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Pentagon comments on Ankara's decision to buy Russian S-400 missile systems
The United States is displeased with Ankara's decision to buy Russian S-400 missile systems, US Department of Defense Spokesperson Johnny Michael indicated to a TASS correspondent on Tuesday in no uncertain terms when asked to comment on reports about Turkey making a down payment for this air defense missile system.
"We have relayed our concerns to Turkish officials regarding the potential purchase of the S-400," he said. "We have an open dialogue on this issue, and have emphasized the importance of maintaining NATO interoperability on any major defense systems procurements."·
"Turkey is a key NATO Ally, and we are committed to our strong defense partnership," he went on to say. "The United States and Turkey have a robust and significant defense-trade and military-sales relationship. Turkey continues to pursue anti-missile systems from NATO Allies, including the U.S., for its broader, long-term missile defense needs."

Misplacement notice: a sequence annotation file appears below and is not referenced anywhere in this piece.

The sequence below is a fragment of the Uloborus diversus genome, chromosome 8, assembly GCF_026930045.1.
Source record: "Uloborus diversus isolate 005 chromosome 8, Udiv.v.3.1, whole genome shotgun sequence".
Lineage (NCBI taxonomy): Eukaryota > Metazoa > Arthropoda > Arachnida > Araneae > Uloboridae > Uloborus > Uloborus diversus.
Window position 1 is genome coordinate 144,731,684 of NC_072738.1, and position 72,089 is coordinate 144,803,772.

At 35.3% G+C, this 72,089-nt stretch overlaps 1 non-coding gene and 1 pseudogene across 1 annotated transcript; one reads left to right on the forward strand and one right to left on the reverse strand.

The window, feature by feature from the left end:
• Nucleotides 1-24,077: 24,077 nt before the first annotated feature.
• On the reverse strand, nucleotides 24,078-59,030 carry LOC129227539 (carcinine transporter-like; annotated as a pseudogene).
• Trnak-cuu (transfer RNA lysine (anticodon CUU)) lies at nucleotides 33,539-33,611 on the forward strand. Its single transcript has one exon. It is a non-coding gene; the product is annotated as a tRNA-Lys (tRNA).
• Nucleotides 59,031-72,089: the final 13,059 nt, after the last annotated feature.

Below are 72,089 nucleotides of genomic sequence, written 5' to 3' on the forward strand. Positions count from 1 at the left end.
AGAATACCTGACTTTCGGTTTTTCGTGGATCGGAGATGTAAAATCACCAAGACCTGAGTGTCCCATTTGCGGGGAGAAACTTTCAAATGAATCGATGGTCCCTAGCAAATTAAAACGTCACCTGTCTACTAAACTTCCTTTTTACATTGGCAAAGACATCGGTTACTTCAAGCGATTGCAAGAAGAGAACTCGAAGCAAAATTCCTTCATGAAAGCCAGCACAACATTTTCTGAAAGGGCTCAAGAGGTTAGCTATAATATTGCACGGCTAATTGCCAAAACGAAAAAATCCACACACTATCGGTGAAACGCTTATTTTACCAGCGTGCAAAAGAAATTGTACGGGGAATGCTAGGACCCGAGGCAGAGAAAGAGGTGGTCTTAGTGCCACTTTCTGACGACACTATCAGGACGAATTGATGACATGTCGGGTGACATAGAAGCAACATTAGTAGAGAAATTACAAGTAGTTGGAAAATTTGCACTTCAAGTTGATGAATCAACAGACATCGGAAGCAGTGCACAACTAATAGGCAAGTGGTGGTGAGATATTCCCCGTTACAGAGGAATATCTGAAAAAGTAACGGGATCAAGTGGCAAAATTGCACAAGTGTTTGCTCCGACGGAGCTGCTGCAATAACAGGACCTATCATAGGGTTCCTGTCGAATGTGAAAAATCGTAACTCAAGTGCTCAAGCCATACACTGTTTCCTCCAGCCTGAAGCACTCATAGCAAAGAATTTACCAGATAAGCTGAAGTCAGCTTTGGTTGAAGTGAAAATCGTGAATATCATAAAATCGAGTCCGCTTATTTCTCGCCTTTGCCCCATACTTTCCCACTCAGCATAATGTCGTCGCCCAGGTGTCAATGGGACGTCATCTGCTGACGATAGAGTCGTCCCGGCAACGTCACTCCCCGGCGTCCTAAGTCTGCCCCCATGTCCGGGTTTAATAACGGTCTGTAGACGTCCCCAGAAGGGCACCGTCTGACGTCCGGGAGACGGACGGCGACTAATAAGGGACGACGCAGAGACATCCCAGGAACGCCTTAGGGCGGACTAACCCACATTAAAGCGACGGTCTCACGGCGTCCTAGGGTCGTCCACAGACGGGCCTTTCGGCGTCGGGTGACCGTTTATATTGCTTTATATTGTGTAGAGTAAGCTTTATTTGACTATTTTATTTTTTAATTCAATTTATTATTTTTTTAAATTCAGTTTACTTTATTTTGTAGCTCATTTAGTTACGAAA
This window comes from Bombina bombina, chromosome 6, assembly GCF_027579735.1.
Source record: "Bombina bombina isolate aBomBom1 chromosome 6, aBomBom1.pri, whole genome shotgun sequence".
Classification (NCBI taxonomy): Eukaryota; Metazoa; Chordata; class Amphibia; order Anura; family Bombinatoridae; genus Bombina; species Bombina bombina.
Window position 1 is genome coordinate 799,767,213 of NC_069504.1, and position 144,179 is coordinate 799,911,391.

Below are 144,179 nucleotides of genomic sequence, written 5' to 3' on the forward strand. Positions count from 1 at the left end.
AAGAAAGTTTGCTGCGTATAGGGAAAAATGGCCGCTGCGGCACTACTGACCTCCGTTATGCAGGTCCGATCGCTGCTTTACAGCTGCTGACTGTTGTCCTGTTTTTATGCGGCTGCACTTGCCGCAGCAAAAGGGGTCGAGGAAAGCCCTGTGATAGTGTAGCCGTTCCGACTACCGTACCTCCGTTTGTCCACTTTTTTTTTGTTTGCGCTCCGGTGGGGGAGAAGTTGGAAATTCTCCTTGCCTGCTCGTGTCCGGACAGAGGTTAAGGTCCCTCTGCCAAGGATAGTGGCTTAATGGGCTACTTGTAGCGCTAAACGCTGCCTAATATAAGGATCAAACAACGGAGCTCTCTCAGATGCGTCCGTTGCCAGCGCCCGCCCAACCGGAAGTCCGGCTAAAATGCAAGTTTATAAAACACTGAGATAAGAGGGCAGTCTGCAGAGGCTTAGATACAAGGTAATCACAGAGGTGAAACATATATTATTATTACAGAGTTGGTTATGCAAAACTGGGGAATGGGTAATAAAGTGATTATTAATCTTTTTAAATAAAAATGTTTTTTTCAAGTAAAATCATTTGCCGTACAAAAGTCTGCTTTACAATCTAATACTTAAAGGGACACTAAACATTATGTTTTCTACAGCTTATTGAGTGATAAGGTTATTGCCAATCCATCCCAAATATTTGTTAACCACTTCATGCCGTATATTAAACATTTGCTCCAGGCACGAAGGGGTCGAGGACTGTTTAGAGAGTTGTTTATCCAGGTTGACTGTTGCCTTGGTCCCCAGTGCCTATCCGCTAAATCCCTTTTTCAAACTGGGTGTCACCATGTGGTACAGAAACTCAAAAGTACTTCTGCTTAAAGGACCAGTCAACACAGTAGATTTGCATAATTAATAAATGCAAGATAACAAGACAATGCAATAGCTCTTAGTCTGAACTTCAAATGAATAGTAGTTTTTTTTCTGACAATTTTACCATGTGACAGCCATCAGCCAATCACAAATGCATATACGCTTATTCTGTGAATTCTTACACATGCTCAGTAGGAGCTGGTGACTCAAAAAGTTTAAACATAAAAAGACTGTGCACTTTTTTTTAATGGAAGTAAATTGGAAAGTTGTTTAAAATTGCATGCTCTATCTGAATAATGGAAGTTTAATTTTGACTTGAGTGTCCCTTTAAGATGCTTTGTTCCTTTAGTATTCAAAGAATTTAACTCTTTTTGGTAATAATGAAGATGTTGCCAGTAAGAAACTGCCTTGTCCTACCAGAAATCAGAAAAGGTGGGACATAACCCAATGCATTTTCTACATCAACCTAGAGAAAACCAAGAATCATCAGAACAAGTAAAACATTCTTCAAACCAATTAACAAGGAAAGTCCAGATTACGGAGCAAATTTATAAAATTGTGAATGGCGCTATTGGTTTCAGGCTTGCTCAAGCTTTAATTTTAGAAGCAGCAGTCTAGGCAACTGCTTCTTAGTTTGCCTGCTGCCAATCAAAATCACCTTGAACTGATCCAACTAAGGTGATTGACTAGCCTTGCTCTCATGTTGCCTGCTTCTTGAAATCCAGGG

He repeated Washington's positions in discussions with Ankara concerning weapons purchases in countries that are not members of the North Atlantic Alliance, including Russia, that such weapons are incompatible with NATO's. "A NATO interoperable missile defense system remains the best option to defend Turkey from the full range of threats in its region," he said.
US Secretary of Defense James Mattis voiced this position at a press briefing in July. However he admitted that it was Ankara's sovereign decision.
Russia's S-400 Triumf (NATO reporting name: SA-21 Growler) is the latest long-range antiaircraft missile system that went into service in 2007. It is designed to destroy aircraft, cruise and ballistic missiles, including medium-range missiles, and can also be used against ground objectives. The S-400 can engage targets at a distance of 400 kilometers and at an altitude of up to 30 kilometers.
[Source: Itar Tass, Washington, 12Sep17]
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